In one online forum in which I participate, mothers like to end their posts with “TIA”: for example, “My daughter can’t stop itching her arms. Doesn’t seem to be a yeast rash. Her nose is running, too. Anyone else seeing something similar? Allergies? TIA.”
For my first several months in this particular forum, I thought TIA meant, “This is autism,” like in the movie Blood Diamond, how the characters said “TIA” to mean, “This is Africa.” My interpretation made sense, right? This is all autism we’re talking about. All these weird genetic, health, and behavior issues? This is autism. It was only when one mother ended a post by writing out “thanks in advance” did it occur to me what everyone really was abbreviating with TIA.
As you know, for eight months Martin has been on the GAPS diet. Moving from his already clean diet to GAPS was no big leap. I pulled the non-gluten grains (rice, buckwheat, millet, amaranth) and starchy vegetables (occasional sweet potato) he was eating, along with stray thickeners like arrowroot and tapioca. I made sure nuts were raw instead of roasted. I increased, a lot, the amount of bone broth he takes each day.
Overall, GAPS has been helping Martin. Based on bathroom activity, his digestion is chugging along better than ever. Dr. Natasha Campbell-McBride, the author of the GAPS diet, recommends that it be followed for at least two years. That has been my plan for Martin: two years GAPS, and then a gradual return to an organic diet free from gluten, casein, corn, soy, refined sugar, and additives.
Martin is a “mito kid.” He has mitochondrial processing disorder, which affects the way his cells process, store, and use energy. Mitochondria are energy-converting organelles that produce ATP, the chemical “energy currency” of cells. When the mitochondria can’t do their job correctly, the long-term effects are low muscle tone, lethargy, and floppiness. I don’t have a better word than floppiness, by which I refer to clumsiness, and the tendency to lean on whatever is at hand, to drag one shoulder along a wall while walking, to collapse to the ground, to sit with the legs in a W formation. We’ve had some luck treating mito issues with a combination of MitoSpectra and additional levocarnatine. Nevertheless, I think we could be doing more.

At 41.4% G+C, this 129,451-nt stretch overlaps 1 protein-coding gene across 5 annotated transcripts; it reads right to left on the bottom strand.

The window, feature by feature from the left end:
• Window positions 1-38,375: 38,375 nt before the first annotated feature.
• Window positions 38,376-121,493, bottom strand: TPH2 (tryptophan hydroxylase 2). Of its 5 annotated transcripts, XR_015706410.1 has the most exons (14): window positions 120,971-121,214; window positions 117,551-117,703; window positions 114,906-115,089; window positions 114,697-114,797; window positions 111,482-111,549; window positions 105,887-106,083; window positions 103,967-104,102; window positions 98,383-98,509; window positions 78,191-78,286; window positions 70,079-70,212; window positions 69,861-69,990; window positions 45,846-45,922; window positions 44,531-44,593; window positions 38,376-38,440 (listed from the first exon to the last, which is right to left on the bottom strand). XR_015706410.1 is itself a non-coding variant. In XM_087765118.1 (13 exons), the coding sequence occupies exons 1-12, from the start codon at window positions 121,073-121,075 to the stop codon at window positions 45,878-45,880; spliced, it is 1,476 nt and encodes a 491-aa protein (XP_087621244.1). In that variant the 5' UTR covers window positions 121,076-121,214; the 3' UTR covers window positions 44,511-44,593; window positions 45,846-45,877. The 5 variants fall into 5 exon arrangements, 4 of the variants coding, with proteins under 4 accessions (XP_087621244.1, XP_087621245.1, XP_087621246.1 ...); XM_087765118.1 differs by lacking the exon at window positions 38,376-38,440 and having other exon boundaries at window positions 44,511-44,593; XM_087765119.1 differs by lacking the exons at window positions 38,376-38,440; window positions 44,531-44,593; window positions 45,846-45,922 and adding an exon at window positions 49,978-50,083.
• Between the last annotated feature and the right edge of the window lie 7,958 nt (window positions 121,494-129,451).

My first reaction, with any health issue, is to ask whether I can treat it through diet. I do believe that food offers solutions to most health problems we’ve brought on ourselves, and something found in nature is usually safer than something synthesized in a laboratory. For mitochondrial processing, electrons move through membrane along electron carriers, in a process that releases free energy. Where do those electrons come from? Carbohydrate food molecules, as they degrade to carbon dioxide. (If you happen to be science-minded, here’s a paper that describes the process in more detail than I can grasp.) The GAPS diet is designed to heal the gut, for any variety of gut-related ailments. The carbohydrates that it allows are specific, for example, the sugars found in fruits. But I have to keep Martin’s sugars in check, because of his yeast flares. Lately I’ve been wondering if he might not benefit from the addition of another carbohydrate. (Carbohydrates differ in their complexity. Not all have the same mito effects.) With Martin’s gut doing so well, I’m willing to risk a try at . . . quinoa.
Yes, that’s right. I am boldly straying from GAPS enough to offer Martin a quarter-cup of quinoa incorporated into his food. He still isn’t having any grains; technically, quinoa is not a grain but a seed within the goosefoot family. (Differing interpretations on the grain/seed divide—specifically, whether quinoa is a kind of kitniyot, and therefore similar to the forbidden grains—is why, as I understand it, Ashkenazi Jews were historically reluctant to accept quinoa as kosher for Passover while Sephardic Jews were not, a debate that may have been settled a year ago, when the Orthodox Union began certifying quinoa as kosher for Passover. Fascinating.) In any event, quinoa is certainly not GAPS-legal, and I’m going to try it anyway and see what happens with Martin’s mito processing. Last night, I put together a sort of quinoa tabouli, with parsley, lemon, and carrots. The quinoa was cooked in bone broth, of course. We’re not going hog-wild or anything. Tonight I am planning to make “imitaters,” which are like tater tots except with white beans, seeds, and quinoa instead of potatoes.
Every so often I try to step back and look at the world I’m occupying. Adding a quarter-cup of organic quinoa to my son’s diet is now something I classify as a “bold move.” What person have I become? What is this life?
This is autism.